FBI Trains at Body Farm, Part 2
Bodies of Evidence
FBI Trains at Body Farm, Part 2
It’s a balmy Wednesday morning in the parking lot outside the “Body Farm,” a two-plus-acre wooded landscape where the science of human decomposition is on vivid display.
It’s Day Three of the FBI’s annual Recovery of Human Remains course. And the students, 40 FBI Evidence Response Team members, are finally going to get their hands dirty after two days of intense coursework.
As they duct tape themselves into Tyvek body suits and rubber gloves, the morning air is ripe with the sweet aroma of bug spray and sunscreen, punctuated occasionally by a pungent whiff of what’s to come over the next two days. Most here have already worked cases recovering human remains. This course—led by some of the nation’s leading forensic anthropologists—provides a more scientific foundation for approaching a scene, recording it, and excavating it to elicit the most evidence.
“The fundamental truth about excavation is it can only be done once,” says Dr. Stanley Rhine, a forensic anthropologist and professor emeritus at the University of New Mexico who was among the course’s instructors and team leaders.
The class is divided into six teams that will venture into the woods to locate “clandestine burials,” careful to avoid disturbing the dozens of exposed corpses that make up the University of Tennessee’s Anthropological Research Facility, or Body Farm. The teams will look for visual clues that betray recent burials, such as subtle changes in soil color or vegetation. Then they will gently poke long probes into the clay to see how easily the soil gives way.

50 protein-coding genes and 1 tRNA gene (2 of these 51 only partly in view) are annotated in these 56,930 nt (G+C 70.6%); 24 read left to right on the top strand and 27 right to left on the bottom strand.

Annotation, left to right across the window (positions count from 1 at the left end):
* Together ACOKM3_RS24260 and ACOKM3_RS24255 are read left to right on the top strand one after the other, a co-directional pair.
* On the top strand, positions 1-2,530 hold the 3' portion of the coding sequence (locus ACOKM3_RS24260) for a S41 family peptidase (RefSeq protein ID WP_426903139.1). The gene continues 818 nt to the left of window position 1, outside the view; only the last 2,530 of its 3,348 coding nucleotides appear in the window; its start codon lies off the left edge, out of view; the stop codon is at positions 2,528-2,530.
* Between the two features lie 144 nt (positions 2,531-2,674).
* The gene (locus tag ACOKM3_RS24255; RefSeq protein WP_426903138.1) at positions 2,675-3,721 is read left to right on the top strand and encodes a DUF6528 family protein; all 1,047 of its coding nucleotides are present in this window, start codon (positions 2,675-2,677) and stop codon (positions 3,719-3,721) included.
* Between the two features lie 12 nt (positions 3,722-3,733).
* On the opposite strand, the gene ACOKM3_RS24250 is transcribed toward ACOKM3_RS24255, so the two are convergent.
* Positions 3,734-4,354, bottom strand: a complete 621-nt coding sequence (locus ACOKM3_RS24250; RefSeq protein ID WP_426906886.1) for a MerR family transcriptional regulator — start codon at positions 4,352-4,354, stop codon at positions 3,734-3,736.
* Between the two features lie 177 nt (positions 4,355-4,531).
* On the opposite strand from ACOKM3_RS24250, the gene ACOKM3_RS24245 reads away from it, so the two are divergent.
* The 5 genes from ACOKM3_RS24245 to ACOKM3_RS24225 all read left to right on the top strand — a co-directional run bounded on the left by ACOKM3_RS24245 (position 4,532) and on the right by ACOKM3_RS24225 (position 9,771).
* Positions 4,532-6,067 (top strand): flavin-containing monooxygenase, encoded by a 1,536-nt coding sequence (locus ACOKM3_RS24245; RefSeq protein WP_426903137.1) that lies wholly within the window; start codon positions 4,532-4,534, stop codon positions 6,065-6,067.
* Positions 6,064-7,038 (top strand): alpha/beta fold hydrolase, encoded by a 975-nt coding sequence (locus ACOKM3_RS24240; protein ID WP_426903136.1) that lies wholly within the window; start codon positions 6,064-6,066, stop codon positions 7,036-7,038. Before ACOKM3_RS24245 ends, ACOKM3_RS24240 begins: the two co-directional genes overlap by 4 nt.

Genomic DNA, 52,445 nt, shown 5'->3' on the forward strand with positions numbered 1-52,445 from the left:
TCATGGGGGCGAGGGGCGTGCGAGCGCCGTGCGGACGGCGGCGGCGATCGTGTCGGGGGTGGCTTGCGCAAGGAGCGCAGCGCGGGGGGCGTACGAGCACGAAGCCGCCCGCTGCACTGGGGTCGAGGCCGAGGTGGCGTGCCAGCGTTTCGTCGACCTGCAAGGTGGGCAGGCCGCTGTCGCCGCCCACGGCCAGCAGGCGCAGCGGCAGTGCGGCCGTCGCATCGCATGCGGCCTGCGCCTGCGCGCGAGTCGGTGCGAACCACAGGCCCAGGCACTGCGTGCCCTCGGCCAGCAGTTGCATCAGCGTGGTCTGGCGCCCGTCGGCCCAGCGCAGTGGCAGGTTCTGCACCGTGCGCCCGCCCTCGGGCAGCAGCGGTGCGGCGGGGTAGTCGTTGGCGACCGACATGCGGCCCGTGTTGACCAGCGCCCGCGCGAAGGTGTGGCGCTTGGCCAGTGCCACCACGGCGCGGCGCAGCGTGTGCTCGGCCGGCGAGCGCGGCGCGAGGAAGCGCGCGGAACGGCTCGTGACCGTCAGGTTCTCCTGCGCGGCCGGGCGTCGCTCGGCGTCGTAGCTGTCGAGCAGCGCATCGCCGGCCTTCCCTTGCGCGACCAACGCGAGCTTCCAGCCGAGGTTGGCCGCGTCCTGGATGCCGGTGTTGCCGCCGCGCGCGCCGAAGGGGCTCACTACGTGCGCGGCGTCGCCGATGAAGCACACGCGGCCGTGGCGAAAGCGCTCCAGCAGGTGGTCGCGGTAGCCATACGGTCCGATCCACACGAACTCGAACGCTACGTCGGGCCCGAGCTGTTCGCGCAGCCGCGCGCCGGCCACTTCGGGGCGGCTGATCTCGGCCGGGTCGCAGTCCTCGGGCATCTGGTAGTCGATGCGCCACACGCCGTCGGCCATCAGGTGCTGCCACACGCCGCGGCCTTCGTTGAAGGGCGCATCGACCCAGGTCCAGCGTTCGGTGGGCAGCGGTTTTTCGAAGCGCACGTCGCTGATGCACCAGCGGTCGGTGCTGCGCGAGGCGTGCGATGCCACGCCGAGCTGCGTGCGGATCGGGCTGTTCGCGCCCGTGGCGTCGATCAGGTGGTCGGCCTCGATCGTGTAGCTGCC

The students follow rigid archeological protocols, flagging potential burial sites and then roping them off into staked grids for an orderly excavation. By early afternoon, the teams have identified sites and settled into the painstaking—even tedious—job of scraping away layers of soil and screening it for bones or other artifacts.
“We’ve been working since about 8 o’clock this morning and we’re only down into the ground about four inches,” says Medora Arnaud, a photographer in our Houston office. “You have to go very slow. You’re mainly scraping the layers away to make sure you don’t miss anything.”
Arnaud is on Dr. Rhine’s team, which by day’s end appears to be progressing well. A body has been discovered and mostly uncovered—rib cage, arms, one leg exposed. But webs of roots and a piece of lumber wedged in the grave are slowing things down.
The next morning, teams pick up with a few more hours of digging, sketching, and screening before removing the skeletons, which are later cleaned and measured to add to the university’s growing body of work.
But there are a few surprises. Dr. Rhine’s team discovers a second body in the same grave, just a few inches away from the first. Another team finds a suitcase-sized oval mass of bones and tissue in their excavation, explaining why it was so difficult to pinpoint the bones with probes.
Each of the digs presents unique twists and challenges—true of most Evidence Response Team work and a key teaching point. The work is taxing, even stomach-turning at times. But Dr. Murray K. Marks, one of the course’s forensic anthropologists, puts it in perspective.
“It’s just like a crime scene,” he says. “It isn’t about you. It’s about the victims or…training the agents that need to go into that scene. You put that first, and you kind of become inconsequential to the mission at hand.”
- FBI Trains at Body Farm, part I |
- FBI Laboratory
- Evidence Response Team Unit